Free Weekly Sarcastic?
But read the files, baby. It's good stuff: I read the May 19 Tailpipe as well as Wyatt Olson's May 5 story "Love & Loathing." and I felt the story was flawed and that Tailpipe was sarcastic, to say the least.
I was hired by the Pahokee Police Department in December 2002 and made numerous narcotics, weapons, sexual battery home invasion arrests for which I received numerous commendations, as well as Officer of the Month awards, which led to my being named Officer of the Year for 2003.
In late 2003, my life was threatened due to the numerous narcotics arrests I had made. After an investigation, then Chief Rafael Duran stated to the press that he had thwarted an attack on me -- which was planned for an alley adjacent to Rardin Avenue, the main drug avenue in the city of Pahokee. This investigative folder is now missing.
In November 2003, while on patrol by that alley, I apprehended a subject with two pounds of marijuana and a .45 automatic handgun with cop-killer bullets. In the year that followed, I was not disciplined and made numerous arrests.
On November 10, 2004, a close friend who is an assistant chief of police for another agency asked if I could go to a liquor store in Pahokee called Tommy's to pick up some liquor for a charity event. I bought $145 worth, and Tommy gave me a $100 check for the charity sponsor. I then stopped at a local store that sells beer and asked for two cases of Budweiser and two cases of Heineken. When I asked him how much, he said, "It's on me."
On November 17, 2004, I was placed on administrative leave without explanation. I was told to stay away from the store listed on the notice of Internal Affairs Investigation. On May 12, 2005, I was cleared by the State Attorney's Office of any crime in the matter. I anticipate being cleared in the internal investigation also.
The complaints listed in Tailpipe should not have been in my folder. I stand by my claims made to you.
What does that word mean, anyway?: Thank you so much for honoring, again, the Museum of Lifestyle & Fashion History of Delray Beach, Florida, with the Best of 2005 award in the category of Best Fetish Museum (May 12). This is the second time in a row that we have won a "Best Of" award from your publication. We feel so special.
By the way, upon learning that the museum had won the vote for Best Fetish Museum, I quickly went to the dictionary to look up the word fetish, as I have only heard it in a sexual context, and this museum is a family museum. I learned per Webster's dictionary that one of the meanings of fetish is: "A material object regarded with trust and reverence." And it is this definition that we happily accept.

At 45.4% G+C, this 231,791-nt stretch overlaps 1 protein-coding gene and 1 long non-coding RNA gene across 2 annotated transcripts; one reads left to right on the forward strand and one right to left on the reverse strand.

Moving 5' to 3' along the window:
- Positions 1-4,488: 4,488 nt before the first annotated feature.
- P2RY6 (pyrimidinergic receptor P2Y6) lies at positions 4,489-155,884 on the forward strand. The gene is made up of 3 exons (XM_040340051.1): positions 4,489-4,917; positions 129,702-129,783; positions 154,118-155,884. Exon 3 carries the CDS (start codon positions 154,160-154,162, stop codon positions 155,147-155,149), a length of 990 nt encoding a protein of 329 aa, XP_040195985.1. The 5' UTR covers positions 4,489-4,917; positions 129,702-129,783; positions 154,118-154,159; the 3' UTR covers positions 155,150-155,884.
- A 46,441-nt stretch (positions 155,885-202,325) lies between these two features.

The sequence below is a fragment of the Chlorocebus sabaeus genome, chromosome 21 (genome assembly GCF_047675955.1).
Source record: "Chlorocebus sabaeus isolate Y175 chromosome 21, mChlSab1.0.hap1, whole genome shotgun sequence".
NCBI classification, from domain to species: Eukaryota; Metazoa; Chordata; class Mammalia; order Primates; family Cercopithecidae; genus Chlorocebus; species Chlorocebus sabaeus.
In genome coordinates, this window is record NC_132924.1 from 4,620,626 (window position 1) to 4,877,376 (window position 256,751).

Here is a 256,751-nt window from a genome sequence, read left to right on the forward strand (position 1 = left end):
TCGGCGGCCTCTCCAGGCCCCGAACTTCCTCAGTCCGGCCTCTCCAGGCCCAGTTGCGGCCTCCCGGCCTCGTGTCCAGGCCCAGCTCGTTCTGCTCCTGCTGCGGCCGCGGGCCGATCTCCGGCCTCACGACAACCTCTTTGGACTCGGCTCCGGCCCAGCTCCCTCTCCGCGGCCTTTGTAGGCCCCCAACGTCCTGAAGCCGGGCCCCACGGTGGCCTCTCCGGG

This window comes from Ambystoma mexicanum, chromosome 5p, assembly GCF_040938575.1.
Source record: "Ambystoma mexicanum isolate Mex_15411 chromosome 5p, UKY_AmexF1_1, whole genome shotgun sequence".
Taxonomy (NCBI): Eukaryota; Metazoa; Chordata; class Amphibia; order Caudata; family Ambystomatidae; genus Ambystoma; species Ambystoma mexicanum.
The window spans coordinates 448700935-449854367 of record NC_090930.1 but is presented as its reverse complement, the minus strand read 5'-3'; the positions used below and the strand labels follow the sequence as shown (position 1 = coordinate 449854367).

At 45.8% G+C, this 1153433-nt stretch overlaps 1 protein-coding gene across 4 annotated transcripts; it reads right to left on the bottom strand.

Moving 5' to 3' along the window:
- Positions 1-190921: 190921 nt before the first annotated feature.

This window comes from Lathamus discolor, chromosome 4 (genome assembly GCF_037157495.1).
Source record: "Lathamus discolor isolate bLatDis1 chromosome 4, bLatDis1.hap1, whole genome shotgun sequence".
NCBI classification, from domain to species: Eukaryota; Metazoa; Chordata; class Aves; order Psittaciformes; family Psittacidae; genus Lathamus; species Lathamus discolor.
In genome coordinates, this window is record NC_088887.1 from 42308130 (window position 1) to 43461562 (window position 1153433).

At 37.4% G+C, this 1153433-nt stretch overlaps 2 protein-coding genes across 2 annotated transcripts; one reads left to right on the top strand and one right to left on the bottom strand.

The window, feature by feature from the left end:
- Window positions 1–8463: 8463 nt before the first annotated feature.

We will continue to work hard to earn your support of the Museum of Lifestyle & Fashion History. Again, thank you so much for the honor.
Lori J. Durante, Executive Director
Museum of Lifestyle & Fashion History
Or is that grub designer?: Thanks for Gail Shepherd's May 5 write-up of Sushi Room, "Babes in Soyland." We are the designers of the place. Our firm is Casa Conde, located here in Fort Lauderdale. It is always nice to get positive feedback.
Ticked off by Zwickel
Critics, critics, everywhere, but not a drop of praise: Jonathan Zwickel's article about John L. Sullivan's and Judy Blem was in one word -- terrible ("Rocker Mom," April 28). All Zwickel could do was write negative comments. There was very little said about the music.
Does he have any musical background? It doesn't appear that he does. Why did he go there? Certainly not to listen to and compliment the music/musicians and the efforts of a courageous and loving human being who is trying to do something positive in this hostile and artistically brain-dead American society.
In this day and age, people think that music is listening and dancing to a DJ spinning CDs. What is needed is writers who seek out and compliment live music and musicians and honest agents/managers (a rare commodity) willing to take a chance to bring back real live music. It is New Times' responsibility to promote live music and entertainment, not run it deeper into the grave. Who says critics have to be negative to do their job? What is wrong with writing positive critiques to get people away from their TVs to support local, original music? This is a great effort by Judy Blem and John L. Sullivan's. Jump on board and do the right thing. Spread a little love, not hate in your magazine. Good writing does not have to be negative.
Bob Norman, the Cop
Actually, he's better than an officer: Bob Norman wrote an excellent, comprehensive three-part article titled "Unusual Suspects" (February 3, 10, and 17, 2005). In it, he brought to light the many questions left unanswered in this 17-year mystery... answers that remain silent behind the classified ruling of "accidental deaths."...Answers that result from evidence.
I have seen the physical and forensic evidence that law enforcement and public officials refuse to see. I have seen the loss of my right for vindication, my civil rights, and my freedom of speech because I spoke up for my two deceased friends.
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Just as I have seen the look of anguish on the face of the son these victims left behind... I have to keep reminding myself that we live in a free republic that values human life and protects innocents.
Bob Norman did more for two victims in his three-part series than any tax-based agency that carries the motto "to serve and protect."